Sarah Palin and Princess Di
Perhaps it’s time to stop analyzing Sarah Palin as a politician. Maybe, in her own muddled way, she is at last owning up to the fact that she has been miscast. You don’t need politics anymore once you’ve discovered that the alchemy of celebrity has turned you into a 24-carat phenomenon. The McCain vice-presidential pick was her American Idol moment. It allowed the world to see that a raw Alaskan governor who was a forgettable student of five different colleges was a megawatt star who could light up an arena and rope line. That revelation has plunged her into chaos.
Of all the politicians who invoke a renewed desire to “spend more time with their families” as their careers go down in flames, Palin is the one politician who could have uttered those words and been believed.
Palin is clearly terrified. Her M.O. is to cloak her terror in grandiosity. Both shine through in the suppressed hysteria of her increasingly strange appearances before the camera. That precipitous, wacky, overcaffeinated aria on the back lawn of her house on the eve of the Fourth reminded me of another memorable moment in the chronicles of celebrity—a speech the unraveling Princess Diana made in December 1993. “Over the next few months,” the princess announced to a startled audience at a luncheon to benefit the Headway National Injuries Association in London, “I will be seeking a more suitable way of combining a meaningful public role, with hopefully, a more private life. I hope you can find it in your hearts to understand and give me the time and space that has been lacking in recent years.” Then she burst into tears.
Sarah Palin’s bow-out speech was the stylistic opposite of Diana’s simple cri de coeur, but its emotional twin sister. She rambled through a manic, off-topic hymn to the bravery of the troops and lingered over the primacy in her life of her beloved Alaska, which she was in the process of abandoning. But the speech I suspect was in her heart was a weepy “time and space” declaration very like Diana’s.
Of all the politicians who invoke a renewed desire to “spend more time with their families” as their careers go down in flames (try Mark Sanford’s Fourth of July at home on Sullivan’s Island with Jenny—that couldn’t have been pretty), Palin is the one politician who could have uttered those words and been believed—by her public, and also by plenty of people outside “the base.” She is not only a beleaguered governor of a troubled state, who is pretending to be interested in gas pipelines and “championing ethics reform” while in the middle of a cascade of ethics charges. She is also a mother trying to deal with a Down syndrome baby boy, a needy 7-year-old girl, and a teenage daughter who is herself an unwed mother with an infant whose father, a teenage self-described “redneck,” has turned out to be as fond of the red light on the TV camera as his erstwhile mother-in-law-elect.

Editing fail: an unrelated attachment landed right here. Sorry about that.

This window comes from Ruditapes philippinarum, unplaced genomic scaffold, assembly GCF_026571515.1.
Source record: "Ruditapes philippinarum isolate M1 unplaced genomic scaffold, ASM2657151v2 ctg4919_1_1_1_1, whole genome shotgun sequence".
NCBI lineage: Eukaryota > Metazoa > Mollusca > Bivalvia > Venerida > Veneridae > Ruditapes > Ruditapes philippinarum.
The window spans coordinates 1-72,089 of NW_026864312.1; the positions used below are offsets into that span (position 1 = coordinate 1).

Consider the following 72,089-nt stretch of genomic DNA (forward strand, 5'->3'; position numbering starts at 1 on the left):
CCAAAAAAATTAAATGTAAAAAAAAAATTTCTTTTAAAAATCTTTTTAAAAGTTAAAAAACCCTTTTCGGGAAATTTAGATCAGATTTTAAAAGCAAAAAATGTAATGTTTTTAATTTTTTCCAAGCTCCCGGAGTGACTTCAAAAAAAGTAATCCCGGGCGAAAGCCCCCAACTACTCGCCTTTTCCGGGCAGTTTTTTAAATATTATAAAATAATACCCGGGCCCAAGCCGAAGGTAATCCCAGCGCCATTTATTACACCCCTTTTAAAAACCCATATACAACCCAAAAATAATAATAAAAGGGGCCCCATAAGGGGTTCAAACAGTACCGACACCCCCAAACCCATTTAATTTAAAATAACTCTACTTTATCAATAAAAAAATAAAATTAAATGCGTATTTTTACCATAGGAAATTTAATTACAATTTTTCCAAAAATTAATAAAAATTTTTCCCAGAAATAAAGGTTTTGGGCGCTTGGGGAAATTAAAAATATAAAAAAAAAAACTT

Who could blame Sarah Palin for calling time out?
I mean, imagine the bedlam that breaks out in the Palin’s Wasilla home when the phone disrupts the family dinner for the millionth time and they all start screaming at once. Todd grabs Trig. Palin starts ranting down the phone at news of another press slight that’s “predictable, ironic, and as always detached from the lives of ordinary American people who are sick of the ‘politics of personal destruction,’” and Bristol’s yelling at the TV screen at the sudden sight of Levi Johnston’s dopey, handsome face on yet another talk show, getting famous on HER. It really doesn’t bear thinking about. Yet Palin, far from shutting down and using this time to get a handle on her insane life, has kept grabbing back the spotlight to rail at us again. Like Princess Diana, who was both an addict of fame and its tormented victim, Palin is at constant war with the exposure she seems to live for. In Diana’s case, it was the raucous tabloids and their pitiless photographers who stalked her every waking hour alone or with her children. In Palin’s case, it’s that malign aristocratic phantom, the “media elite.”
It’s hard to feel as sorry for Palin as one did for Diana. The comely governor is so cocky in her ignorance, so relentless in pursuit of her own rise to fame, her arrogance makes it much harder to see her vulnerability. But that doesn’t mean it isn’t there.
Palin should take out a leaf out of Michelle Obama's book. The first lady has been unapologetic about her decision to take a break from her career rise to deal with the complexity of how to combine her new fame and her husband’s high office with domestic life. If Palin would just say that she needs to, yes, spend more time with her family—instead of all that babble about helping Alaska and being more “effective” from the outside and General MacArthur blah blah blah—she’d be a lot more credible and a lot truer to her professed values.
And if she still has her sights set on the White House, she’d also be making a cannier political move. A couple of quiet years (mostly) spent at home boning up on policy positions could help her get smart as she sorted her family life out and paid off her legal bills with her book advance.
It’s a sad reflection on the way women are viewed in politics—or the way Palin believes they are viewed, or the way she views herself—that the outgoing governor of Alaska can't cut herself some slack and admit her life has unraveled. Like Diana, what she was really saying in that rambling resignation speech was one word: "HELP!”
Tina Brown is the founder and editor in chief of The Daily Beast. She is the author of the 2007 New York Times best seller The Diana Chronicles. Brown is the former editor of Tatler, Vanity Fair, The New Yorker, and Talk magazines and host of CNBC's Topic A with Tina Brown.